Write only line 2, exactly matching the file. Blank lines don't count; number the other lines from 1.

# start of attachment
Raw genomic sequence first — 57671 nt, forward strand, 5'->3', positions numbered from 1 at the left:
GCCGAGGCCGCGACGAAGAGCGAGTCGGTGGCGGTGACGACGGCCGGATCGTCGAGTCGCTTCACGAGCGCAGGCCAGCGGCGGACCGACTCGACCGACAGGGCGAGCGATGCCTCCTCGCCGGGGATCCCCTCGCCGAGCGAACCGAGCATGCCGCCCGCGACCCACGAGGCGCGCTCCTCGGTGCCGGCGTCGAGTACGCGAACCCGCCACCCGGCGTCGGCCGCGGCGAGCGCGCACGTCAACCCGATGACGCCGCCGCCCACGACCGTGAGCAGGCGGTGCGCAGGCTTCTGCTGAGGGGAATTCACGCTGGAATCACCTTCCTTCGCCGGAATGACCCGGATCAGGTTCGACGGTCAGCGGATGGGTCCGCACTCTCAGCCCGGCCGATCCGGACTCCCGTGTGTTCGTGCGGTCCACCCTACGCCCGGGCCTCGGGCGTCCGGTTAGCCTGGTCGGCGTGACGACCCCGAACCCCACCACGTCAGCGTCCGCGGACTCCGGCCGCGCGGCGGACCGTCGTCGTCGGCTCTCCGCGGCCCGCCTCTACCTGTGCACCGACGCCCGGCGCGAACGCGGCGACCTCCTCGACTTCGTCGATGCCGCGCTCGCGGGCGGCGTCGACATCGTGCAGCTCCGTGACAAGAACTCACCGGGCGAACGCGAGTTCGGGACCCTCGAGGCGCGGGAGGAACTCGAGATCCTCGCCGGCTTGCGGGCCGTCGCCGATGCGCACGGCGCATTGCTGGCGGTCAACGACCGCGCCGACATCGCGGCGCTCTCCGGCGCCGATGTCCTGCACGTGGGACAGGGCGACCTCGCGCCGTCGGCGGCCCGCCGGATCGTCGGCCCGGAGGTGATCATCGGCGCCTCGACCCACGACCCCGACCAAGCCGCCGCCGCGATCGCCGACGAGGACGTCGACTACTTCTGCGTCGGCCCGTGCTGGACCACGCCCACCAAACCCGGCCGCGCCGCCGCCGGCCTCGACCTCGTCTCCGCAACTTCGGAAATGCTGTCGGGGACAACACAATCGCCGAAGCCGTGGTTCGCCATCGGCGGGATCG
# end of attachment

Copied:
GCCGAGGCCGCGACGAAGAGCGAGTCGGTGGCGGTGACGACGGCCGGATCGTCGAGTCGCTTCACGAGCGCAGGCCAGCGGCGGACCGACTCGACCGACAGGGCGAGCGATGCCTCCTCGCCGGGGATCCCCTCGCCGAGCGAACCGAGCATGCCGCCCGCGACCCACGAGGCGCGCTCCTCGGTGCCGGCGTCGAGTACGCGAACCCGCCACCCGGCGTCGGCCGCGGCGAGCGCGCACGTCAACCCGATGACGCCGCCGCCCACGACCGTGAGCAGGCGGTGCGCAGGCTTCTGCTGAGGGGAATTCACGCTGGAATCACCTTCCTTCGCCGGAATGACCCGGATCAGGTTCGACGGTCAGCGGATGGGTCCGCACTCTCAGCCCGGCCGATCCGGACTCCCGTGTGTTCGTGCGGTCCACCCTACGCCCGGGCCTCGGGCGTCCGGTTAGCCTGGTCGGCGTGACGACCCCGAACCCCACCACGTCAGCGTCCGCGGACTCCGGCCGCGCGGCGGACCGTCGTCGTCGGCTCTCCGCGGCCCGCCTCTACCTGTGCACCGACGCCCGGCGCGAACGCGGCGACCTCCTCGACTTCGTCGATGCCGCGCTCGCGGGCGGCGTCGACATCGTGCAGCTCCGTGACAAGAACTCACCGGGCGAACGCGAGTTCGGGACCCTCGAGGCGCGGGAGGAACTCGAGATCCTCGCCGGCTTGCGGGCCGTCGCCGATGCGCACGGCGCATTGCTGGCGGTCAACGACCGCGCCGACATCGCGGCGCTCTCCGGCGCCGATGTCCTGCACGTGGGACAGGGCGACCTCGCGCCGTCGGCGGCCCGCCGGATCGTCGGCCCGGAGGTGATCATCGGCGCCTCGACCCACGACCCCGACCAAGCCGCCGCCGCGATCGCCGACGAGGACGTCGACTACTTCTGCGTCGGCCCGTGCTGGACCACGCCCACCAAACCCGGCCGCGCCGCCGCCGGCCTCGACCTCGTCTCCGCAACTTCGGAAATGCTGTCGGGGACAACACAATCGCCGAAGCCGTGGTTCGCCATCGGCGGGATCG